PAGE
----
As the UK prepares to host the United Nations Climate Change Conference (UN COP26) in November this year, we take a look at the role that Defence is playing in reducing carbon emissions and supporting net zero targets.
Why climate change is relevant to Defence
The world’s climate affects us all. For our Armed Forces, this means a changing landscape in which they have to operate, presenting challenges such as extreme weather conditions.
The UK is building on a record as a climate and sustainability leader, and this year we will host the UN COP26. We are the first major economy to pass laws to achieve net zero emissions by 2050 and the UK’s commitment requires Defence’s full involvement to help make this commitment a reality.
“Sustainability has long been embedded in Defence and we continue to build on our activity, from the way we procure to the vital conservation work conducted across the MOD Estate.
“Through innovation, industry partnering and strong commitment from the Defence community, we are addressing the impact of climate change on Defence and are determined to play our full part in achieving the UK’s legal commitment of net zero by 2050.”
Minister for Defence Procurement, Jeremy Quin
What have we done so far?
Defence has outperformed its emissions reduction targets, reducing its emissions by 45% against a 39.9% target as well as increasing its recycling by 56%, and reducing overall waste by 38% in comparison to the 2009/2010 baseline.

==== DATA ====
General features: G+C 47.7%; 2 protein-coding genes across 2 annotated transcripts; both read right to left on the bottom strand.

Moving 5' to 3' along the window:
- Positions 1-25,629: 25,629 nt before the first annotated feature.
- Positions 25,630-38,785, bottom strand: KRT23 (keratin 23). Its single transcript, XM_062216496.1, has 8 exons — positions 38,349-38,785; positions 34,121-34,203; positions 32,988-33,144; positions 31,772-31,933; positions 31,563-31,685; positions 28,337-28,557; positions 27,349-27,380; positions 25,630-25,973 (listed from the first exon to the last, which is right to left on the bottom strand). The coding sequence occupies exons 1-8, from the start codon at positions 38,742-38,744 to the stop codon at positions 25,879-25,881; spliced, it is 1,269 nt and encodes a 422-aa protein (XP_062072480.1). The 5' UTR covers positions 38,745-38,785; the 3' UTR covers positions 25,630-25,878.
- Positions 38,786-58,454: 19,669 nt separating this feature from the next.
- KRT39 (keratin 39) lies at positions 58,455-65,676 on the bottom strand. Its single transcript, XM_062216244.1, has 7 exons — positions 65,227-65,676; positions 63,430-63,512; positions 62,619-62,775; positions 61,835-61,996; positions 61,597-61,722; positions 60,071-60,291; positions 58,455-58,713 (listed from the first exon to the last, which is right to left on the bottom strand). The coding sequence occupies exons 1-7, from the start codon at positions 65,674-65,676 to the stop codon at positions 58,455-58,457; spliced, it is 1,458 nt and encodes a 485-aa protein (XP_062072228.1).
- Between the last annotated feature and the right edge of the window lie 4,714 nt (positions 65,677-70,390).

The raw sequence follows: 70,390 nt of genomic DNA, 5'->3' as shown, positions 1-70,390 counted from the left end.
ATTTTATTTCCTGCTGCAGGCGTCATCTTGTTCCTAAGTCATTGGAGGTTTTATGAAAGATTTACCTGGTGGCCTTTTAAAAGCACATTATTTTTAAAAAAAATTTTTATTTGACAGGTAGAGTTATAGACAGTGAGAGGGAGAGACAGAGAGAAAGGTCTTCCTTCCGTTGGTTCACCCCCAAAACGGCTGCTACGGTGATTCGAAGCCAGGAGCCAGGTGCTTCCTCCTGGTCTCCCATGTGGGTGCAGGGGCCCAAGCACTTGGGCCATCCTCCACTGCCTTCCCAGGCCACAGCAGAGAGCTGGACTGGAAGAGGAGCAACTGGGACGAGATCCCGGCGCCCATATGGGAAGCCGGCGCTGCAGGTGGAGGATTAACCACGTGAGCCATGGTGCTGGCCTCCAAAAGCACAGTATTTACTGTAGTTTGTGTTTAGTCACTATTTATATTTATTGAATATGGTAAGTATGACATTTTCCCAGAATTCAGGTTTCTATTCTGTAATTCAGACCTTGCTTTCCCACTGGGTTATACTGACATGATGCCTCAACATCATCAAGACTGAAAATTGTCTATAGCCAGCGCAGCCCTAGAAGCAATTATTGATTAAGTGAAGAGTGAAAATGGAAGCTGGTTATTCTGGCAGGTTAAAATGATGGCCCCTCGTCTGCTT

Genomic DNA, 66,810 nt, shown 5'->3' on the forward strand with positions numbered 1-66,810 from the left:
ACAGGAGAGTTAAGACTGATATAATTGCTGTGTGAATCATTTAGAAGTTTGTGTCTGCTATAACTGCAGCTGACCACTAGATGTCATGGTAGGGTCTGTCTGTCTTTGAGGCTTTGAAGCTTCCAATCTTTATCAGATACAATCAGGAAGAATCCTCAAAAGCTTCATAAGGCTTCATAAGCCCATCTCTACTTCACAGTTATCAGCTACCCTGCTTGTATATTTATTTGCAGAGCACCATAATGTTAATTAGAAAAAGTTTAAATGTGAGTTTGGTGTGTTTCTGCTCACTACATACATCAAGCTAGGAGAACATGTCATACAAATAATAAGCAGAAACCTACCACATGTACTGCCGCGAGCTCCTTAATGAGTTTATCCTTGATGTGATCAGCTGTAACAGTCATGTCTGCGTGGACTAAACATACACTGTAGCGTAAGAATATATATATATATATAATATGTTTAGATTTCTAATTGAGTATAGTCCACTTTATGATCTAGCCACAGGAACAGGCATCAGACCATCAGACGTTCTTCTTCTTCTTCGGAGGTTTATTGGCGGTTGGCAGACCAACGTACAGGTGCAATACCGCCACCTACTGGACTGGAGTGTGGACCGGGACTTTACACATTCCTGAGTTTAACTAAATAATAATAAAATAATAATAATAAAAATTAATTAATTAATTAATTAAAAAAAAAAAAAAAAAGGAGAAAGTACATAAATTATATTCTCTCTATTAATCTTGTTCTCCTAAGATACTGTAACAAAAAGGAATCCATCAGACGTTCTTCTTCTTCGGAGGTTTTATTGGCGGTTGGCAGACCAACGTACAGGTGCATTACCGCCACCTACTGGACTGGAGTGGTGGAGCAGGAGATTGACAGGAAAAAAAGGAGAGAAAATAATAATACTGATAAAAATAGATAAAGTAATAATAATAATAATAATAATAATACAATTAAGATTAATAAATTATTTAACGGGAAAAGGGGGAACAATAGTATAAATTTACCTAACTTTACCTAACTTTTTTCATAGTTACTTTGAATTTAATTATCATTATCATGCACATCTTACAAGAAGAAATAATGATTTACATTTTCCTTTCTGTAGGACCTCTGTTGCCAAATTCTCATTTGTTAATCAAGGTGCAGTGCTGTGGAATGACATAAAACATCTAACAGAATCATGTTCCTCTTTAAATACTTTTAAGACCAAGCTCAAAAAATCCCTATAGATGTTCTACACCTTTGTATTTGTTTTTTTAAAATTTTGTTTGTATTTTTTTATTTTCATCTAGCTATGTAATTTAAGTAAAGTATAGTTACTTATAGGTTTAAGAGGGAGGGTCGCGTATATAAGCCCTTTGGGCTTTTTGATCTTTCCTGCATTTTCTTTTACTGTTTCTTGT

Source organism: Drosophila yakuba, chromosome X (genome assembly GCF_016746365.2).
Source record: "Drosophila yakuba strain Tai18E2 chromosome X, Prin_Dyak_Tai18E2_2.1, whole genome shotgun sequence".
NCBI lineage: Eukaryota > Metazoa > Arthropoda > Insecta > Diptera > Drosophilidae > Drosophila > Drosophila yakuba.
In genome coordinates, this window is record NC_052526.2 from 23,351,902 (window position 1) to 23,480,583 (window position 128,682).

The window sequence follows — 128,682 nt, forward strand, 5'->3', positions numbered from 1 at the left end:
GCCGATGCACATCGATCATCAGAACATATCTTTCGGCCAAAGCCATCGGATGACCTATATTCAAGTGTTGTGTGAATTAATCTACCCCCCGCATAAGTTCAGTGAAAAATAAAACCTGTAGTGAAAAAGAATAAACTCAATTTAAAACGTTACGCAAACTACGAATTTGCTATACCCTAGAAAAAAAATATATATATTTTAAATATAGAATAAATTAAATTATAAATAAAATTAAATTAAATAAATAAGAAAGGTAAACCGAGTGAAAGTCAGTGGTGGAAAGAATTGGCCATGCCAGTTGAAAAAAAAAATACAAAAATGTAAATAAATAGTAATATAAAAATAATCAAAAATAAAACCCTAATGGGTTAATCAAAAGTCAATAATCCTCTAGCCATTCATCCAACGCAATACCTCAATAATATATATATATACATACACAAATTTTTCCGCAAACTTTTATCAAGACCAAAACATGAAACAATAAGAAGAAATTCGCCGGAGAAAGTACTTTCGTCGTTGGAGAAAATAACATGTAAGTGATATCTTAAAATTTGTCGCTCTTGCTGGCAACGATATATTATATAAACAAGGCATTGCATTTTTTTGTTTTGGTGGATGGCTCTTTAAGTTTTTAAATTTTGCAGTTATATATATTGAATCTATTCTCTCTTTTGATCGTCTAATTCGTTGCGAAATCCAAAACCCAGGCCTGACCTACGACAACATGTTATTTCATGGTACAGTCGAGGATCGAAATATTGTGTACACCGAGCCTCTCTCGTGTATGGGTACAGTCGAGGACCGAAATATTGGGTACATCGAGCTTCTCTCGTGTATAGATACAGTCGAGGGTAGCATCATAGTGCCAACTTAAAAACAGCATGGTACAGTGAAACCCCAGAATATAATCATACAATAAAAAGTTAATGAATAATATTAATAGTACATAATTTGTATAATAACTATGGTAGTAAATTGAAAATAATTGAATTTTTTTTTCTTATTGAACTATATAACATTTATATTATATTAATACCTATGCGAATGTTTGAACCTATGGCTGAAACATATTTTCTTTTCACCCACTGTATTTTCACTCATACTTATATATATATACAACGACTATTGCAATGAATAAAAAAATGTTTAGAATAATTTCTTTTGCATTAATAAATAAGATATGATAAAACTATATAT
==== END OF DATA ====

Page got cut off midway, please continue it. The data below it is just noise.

Our Climate Change and Sustainability Strategic Approach sets out in further detail what our strategic ambitions are to build on this work through innovation, industry partnering and supporting our people to deliver.
Recognising efforts in the Defence community
The Defence Sustainable Business and Low Carbon Sanctuary Awards are an opportunity to recognise the people and innovation behind our commitment to ensuring the UK meets its net zero targets.
The awards focus on key areas of work within Defence, such as:
Environmental Protection and Enhancement: projects focused on wildlife and biodiversity, environmental research, or tackling pollution and contamination issues.
Social Value, Community and Heritage: projects focused on any of the social aspects of sustainability, including heritage, public access, community engagement and education.
Sustainable Construction: new build and refurbishment projects that innovate in fields such as new materials or designs, resource management, reuse of historic buildings or climate resilience.
Energy, Low Carbon and Resource Efficiency: projects to reduce energy, water or resource consumption, recycling, the use of renewable energy and projects that contribute to the MOD’s Net Zero Carbon ambition.
Sustainable Procurement: projects to improve sustainability of equipment or services, management of supply chains or product life cycles.
Individual Achievement: for those who have made a significant personal contribution to MOD sustainability or conservation as a volunteer, MOD employee or contractor.
Find out more about this year’s winners here and below: